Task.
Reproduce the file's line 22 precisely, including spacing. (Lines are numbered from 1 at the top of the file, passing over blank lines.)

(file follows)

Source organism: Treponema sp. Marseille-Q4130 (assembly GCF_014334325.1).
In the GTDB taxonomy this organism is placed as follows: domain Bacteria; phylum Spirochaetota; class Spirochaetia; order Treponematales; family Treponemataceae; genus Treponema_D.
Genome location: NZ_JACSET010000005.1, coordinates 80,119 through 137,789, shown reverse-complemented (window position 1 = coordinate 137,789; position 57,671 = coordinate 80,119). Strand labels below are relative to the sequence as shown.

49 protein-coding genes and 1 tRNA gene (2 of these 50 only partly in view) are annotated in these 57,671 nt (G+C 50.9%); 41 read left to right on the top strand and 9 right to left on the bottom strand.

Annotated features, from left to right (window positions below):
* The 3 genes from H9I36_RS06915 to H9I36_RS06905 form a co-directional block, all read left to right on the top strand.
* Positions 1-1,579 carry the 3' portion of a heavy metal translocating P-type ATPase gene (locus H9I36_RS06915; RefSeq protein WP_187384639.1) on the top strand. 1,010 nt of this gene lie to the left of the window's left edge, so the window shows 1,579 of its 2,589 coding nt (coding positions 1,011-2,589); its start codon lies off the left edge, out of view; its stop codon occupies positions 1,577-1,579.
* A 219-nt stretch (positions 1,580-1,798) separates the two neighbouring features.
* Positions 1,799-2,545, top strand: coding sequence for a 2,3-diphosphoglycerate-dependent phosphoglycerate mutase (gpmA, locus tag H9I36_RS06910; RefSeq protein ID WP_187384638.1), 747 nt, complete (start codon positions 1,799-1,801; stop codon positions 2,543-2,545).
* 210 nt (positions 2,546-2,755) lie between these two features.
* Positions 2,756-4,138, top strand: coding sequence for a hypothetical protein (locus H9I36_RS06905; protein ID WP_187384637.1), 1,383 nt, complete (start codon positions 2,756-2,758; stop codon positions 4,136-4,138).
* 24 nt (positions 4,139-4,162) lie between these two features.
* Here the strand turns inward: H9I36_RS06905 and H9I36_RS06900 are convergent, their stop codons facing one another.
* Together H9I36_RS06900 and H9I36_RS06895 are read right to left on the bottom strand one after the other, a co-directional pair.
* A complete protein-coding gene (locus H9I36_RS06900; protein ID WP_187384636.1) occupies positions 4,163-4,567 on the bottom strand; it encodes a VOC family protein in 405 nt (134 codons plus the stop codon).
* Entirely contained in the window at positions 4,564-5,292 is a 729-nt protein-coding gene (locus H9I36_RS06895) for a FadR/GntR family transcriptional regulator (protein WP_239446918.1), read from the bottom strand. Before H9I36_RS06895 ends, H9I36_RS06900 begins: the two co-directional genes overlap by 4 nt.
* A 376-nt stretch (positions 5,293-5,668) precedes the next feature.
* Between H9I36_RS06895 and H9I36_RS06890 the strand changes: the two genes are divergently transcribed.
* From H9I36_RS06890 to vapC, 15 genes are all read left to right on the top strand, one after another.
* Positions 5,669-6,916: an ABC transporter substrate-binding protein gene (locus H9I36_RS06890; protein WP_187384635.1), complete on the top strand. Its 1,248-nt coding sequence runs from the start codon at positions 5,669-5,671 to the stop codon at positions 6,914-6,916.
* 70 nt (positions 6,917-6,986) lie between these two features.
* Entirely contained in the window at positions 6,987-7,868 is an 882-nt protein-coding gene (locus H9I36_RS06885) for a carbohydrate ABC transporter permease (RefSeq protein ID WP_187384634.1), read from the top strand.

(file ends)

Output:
* Entirely contained in the window at positions 6,987-7,868 is an 882-nt protein-coding gene (locus H9I36_RS06885) for a carbohydrate ABC transporter permease (RefSeq protein ID WP_187384634.1), read from the top strand.